Polyamine levels were determined during senescence in pao4 mutants and wild-type. Levels remained constant for most PAs throughout the induced senescence, except for Spd levels, which dropped in pao4 from fivefold lower than the wild-type under basal conditions to 10-fold lower than the wild-type after senescence treatment (Figure 2D).
H2O2, MDA, and NO Levels in pao4 Mutants During Dark-Induced Senescence
Reactive oxygen species and RNS are important players of the oxidative and nitrosative response that exhibit contrasted effects on senescence. While ROS generally promote senescence (Khanna-Chopra, 2012), RNS might underlie anti-senescence effects (Niu and Guo, 2012; Liu and Guo, 2013). We measured H2O2 and NO levels in pao4-1, pao4-2 and wild-type plants after dark-induced senescence (Figure 3). Both pao4 mutants exhibited lower H2O2 levels than the wild-type plant after the senescence treatment, thus suggesting the enhancement of the antioxidative machinery in pao4 (Figure 3A). Consistent with these observations, the levels of MDA (a measurement of membrane damage by lipid peroxidation) were significantly lower in pao4 than the wild-type (Figure 3A). Interestingly, the levels of NO exhibited an opposite pattern and accumulated in pao4 compared with the wild-type (Figure 3B). We concluded that ROS production induced by senescence is restricted in pao4 mutants, whereas NO production is stimulated.
FIGURE 3. H2O2, MDA, and NO levels in pao4 mutants and wild-type after dark-induced senescence treatment. (A) H2O2 and MDA levels (B) NO levels. Free radical levels were determined after dark-induced senescence treatment. Values represent the mean of at least five biological replicates ±SD. Asterisks indicate values which are significally different from those of the corresponding wild-type plants, as determined by both one-way ANOVA and Tukey HSD post hoc tests (P < 0.05).
Metabolomic Profiling of pao4 Mutants Under Basal Conditions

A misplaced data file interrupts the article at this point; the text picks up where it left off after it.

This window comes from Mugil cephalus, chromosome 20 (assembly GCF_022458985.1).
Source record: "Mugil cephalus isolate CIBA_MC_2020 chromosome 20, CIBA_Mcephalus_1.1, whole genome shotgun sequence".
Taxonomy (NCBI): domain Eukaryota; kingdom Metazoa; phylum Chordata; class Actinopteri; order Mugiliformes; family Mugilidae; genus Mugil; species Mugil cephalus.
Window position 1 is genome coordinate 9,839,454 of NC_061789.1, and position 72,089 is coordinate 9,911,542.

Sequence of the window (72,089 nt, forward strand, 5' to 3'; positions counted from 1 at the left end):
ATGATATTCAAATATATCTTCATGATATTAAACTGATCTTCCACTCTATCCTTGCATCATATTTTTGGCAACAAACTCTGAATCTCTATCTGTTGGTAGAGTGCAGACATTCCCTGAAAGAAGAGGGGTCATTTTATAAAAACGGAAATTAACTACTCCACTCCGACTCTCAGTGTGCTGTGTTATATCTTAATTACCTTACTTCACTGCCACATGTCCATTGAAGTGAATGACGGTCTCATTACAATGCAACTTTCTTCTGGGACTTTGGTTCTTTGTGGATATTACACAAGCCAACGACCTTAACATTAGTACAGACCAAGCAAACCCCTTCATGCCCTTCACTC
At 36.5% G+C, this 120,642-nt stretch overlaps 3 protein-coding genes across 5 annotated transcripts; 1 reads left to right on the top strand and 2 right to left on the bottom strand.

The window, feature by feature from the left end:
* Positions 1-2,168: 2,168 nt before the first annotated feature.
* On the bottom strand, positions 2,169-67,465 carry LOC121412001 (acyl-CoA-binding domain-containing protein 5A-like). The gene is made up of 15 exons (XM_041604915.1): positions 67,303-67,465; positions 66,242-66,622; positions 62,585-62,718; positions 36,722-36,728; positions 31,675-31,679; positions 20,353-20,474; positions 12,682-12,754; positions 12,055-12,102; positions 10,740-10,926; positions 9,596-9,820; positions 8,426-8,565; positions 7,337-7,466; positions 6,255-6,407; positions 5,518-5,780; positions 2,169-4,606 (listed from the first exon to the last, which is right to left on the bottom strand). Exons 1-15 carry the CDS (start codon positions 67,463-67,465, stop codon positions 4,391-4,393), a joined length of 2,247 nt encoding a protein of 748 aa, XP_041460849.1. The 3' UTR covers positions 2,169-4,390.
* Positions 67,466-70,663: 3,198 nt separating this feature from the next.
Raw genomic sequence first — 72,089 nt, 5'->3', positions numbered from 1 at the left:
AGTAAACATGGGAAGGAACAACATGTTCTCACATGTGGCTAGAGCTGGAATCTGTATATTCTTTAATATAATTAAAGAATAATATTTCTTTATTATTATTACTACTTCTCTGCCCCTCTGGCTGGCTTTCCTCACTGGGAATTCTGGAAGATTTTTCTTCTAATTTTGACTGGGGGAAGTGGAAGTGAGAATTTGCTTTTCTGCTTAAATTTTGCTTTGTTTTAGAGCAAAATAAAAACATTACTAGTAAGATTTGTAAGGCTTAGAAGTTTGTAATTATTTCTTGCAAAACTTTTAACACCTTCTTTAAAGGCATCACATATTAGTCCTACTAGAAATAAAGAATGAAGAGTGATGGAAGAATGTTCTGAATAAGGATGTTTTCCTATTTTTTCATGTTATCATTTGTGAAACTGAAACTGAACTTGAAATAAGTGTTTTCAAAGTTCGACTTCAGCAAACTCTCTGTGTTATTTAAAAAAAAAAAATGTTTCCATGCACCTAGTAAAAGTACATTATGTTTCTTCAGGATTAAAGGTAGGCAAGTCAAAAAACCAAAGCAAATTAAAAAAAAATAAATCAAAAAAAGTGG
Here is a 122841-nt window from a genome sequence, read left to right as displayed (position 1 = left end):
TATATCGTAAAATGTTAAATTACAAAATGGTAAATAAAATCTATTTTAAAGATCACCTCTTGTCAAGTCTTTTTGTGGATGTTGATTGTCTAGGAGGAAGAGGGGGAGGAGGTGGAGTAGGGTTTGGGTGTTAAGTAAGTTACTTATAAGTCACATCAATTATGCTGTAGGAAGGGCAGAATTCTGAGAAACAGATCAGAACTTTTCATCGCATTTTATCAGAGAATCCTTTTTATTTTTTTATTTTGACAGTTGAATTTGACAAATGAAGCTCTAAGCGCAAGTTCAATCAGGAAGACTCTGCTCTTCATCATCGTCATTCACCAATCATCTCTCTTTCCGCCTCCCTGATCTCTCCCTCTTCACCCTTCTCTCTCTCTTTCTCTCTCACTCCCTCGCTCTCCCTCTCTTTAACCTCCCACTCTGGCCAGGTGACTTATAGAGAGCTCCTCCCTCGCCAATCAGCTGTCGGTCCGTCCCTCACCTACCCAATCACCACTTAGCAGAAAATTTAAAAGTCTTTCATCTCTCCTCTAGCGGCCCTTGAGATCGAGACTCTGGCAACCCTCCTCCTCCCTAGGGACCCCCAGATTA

In order to analyze the metabolic consequences of PAO4 loss-of-function on primary metabolism, we performed GC-TOF/MS metabolomic profiling (Erban et al., 2007; Allwood et al., 2011) in 4-week-old pao4 mutants and wild-type plants grown under optimal conditions in the absence of stress, referred to as ‘basal’ conditions. Primary metabolite profiling identified a total of 75 metabolites, 37 of which did not show significant differences respect to the wild-type (Supplementary Table S1). From the remaining 38 metabolites, 28 were increased (Figure 4) and 10 decreased in pao4 compared to the wild-type (Supplementary Table S2). Most down-regulated metabolites could not be classified into metabolic groups, because their chemical structure is unknown (Supplementary Table S2). Up-regulated metabolites could be sorted into four major metabolic categories belonging to oxidative and nitrogen metabolism, sugars and lipids. However, many metabolites were shared between categories (Figure 4A). Increased metabolites in pao4 included sugars (galactose), sugar alcohols (myo-Inositol, erythritol), ethanolamine and many amino acids (Ser; aromatic amino acids Phe and Tyr; precursors of PAs Orn and Met; branched-chain amino acids Ile and Val). Indeed, amino acids represented the largest group of up-regulated metabolites in pao4 under basal conditions (Figure 4A). Other important upregulated metabolites included pyruvate, which is a crucial hub metabolite, GABA, which is suggested to participate in stress responses, and ascorbate/dehydroascorbate (ASC/DHA), which are important metabolites involved in antioxidant defense pathways. Pearson’s correlation analyses indicated the occurrence of strong positive correlations between Spm and up-regulated metabolites, but negative correlations with Spd (P < 0.05; Figure 4B). Based on these analyses, we conclude that pao4 mutants exhibit constitutive accumulation of several amino acids and important stress protection metabolites, and this associates with higher Spm levels and/or Spm/Spd ratios.